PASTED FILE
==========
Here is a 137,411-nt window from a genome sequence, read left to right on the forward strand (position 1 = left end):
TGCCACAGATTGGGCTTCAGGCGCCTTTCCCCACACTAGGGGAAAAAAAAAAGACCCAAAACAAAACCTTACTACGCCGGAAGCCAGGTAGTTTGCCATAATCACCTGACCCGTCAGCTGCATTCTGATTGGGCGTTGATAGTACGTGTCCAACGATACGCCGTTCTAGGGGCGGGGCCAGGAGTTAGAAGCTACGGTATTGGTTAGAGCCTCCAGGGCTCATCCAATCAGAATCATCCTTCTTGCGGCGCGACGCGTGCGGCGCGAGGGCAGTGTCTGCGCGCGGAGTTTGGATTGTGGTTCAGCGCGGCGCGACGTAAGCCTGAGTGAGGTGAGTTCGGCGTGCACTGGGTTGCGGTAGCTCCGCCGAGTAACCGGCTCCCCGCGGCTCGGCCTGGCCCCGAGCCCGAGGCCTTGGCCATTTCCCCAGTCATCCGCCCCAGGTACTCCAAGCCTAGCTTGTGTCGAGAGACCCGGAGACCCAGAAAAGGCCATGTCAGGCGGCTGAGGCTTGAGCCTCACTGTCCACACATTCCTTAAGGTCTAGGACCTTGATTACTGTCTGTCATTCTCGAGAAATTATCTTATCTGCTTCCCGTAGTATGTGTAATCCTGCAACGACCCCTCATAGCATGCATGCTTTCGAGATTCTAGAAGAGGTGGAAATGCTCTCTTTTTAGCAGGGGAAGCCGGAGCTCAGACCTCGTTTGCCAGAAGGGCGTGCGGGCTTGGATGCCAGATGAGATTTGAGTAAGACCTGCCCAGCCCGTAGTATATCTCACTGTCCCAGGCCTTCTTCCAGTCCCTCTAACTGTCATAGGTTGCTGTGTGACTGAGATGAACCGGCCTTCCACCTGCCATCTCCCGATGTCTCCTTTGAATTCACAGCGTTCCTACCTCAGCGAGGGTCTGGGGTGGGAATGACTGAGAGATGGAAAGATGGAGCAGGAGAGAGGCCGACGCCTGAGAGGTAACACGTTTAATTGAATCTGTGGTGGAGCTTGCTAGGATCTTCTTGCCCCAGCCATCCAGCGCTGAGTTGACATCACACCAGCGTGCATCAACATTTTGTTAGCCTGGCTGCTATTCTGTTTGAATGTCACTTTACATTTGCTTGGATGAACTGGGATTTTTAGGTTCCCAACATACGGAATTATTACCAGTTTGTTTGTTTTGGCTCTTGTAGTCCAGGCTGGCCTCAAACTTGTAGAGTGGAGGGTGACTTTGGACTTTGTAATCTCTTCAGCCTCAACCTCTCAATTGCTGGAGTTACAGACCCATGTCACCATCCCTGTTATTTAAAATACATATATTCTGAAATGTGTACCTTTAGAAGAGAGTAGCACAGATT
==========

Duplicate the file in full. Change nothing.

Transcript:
Here is a 137,411-nt window from a genome sequence, read left to right on the forward strand (position 1 = left end):
TGCCACAGATTGGGCTTCAGGCGCCTTTCCCCACACTAGGGGAAAAAAAAAAGACCCAAAACAAAACCTTACTACGCCGGAAGCCAGGTAGTTTGCCATAATCACCTGACCCGTCAGCTGCATTCTGATTGGGCGTTGATAGTACGTGTCCAACGATACGCCGTTCTAGGGGCGGGGCCAGGAGTTAGAAGCTACGGTATTGGTTAGAGCCTCCAGGGCTCATCCAATCAGAATCATCCTTCTTGCGGCGCGACGCGTGCGGCGCGAGGGCAGTGTCTGCGCGCGGAGTTTGGATTGTGGTTCAGCGCGGCGCGACGTAAGCCTGAGTGAGGTGAGTTCGGCGTGCACTGGGTTGCGGTAGCTCCGCCGAGTAACCGGCTCCCCGCGGCTCGGCCTGGCCCCGAGCCCGAGGCCTTGGCCATTTCCCCAGTCATCCGCCCCAGGTACTCCAAGCCTAGCTTGTGTCGAGAGACCCGGAGACCCAGAAAAGGCCATGTCAGGCGGCTGAGGCTTGAGCCTCACTGTCCACACATTCCTTAAGGTCTAGGACCTTGATTACTGTCTGTCATTCTCGAGAAATTATCTTATCTGCTTCCCGTAGTATGTGTAATCCTGCAACGACCCCTCATAGCATGCATGCTTTCGAGATTCTAGAAGAGGTGGAAATGCTCTCTTTTTAGCAGGGGAAGCCGGAGCTCAGACCTCGTTTGCCAGAAGGGCGTGCGGGCTTGGATGCCAGATGAGATTTGAGTAAGACCTGCCCAGCCCGTAGTATATCTCACTGTCCCAGGCCTTCTTCCAGTCCCTCTAACTGTCATAGGTTGCTGTGTGACTGAGATGAACCGGCCTTCCACCTGCCATCTCCCGATGTCTCCTTTGAATTCACAGCGTTCCTACCTCAGCGAGGGTCTGGGGTGGGAATGACTGAGAGATGGAAAGATGGAGCAGGAGAGAGGCCGACGCCTGAGAGGTAACACGTTTAATTGAATCTGTGGTGGAGCTTGCTAGGATCTTCTTGCCCCAGCCATCCAGCGCTGAGTTGACATCACACCAGCGTGCATCAACATTTTGTTAGCCTGGCTGCTATTCTGTTTGAATGTCACTTTACATTTGCTTGGATGAACTGGGATTTTTAGGTTCCCAACATACGGAATTATTACCAGTTTGTTTGTTTTGGCTCTTGTAGTCCAGGCTGGCCTCAAACTTGTAGAGTGGAGGGTGACTTTGGACTTTGTAATCTCTTCAGCCTCAACCTCTCAATTGCTGGAGTTACAGACCCATGTCACCATCCCTGTTATTTAAAATACATATATTCTGAAATGTGTACCTTTAGAAGAGAGTAGCACAGATT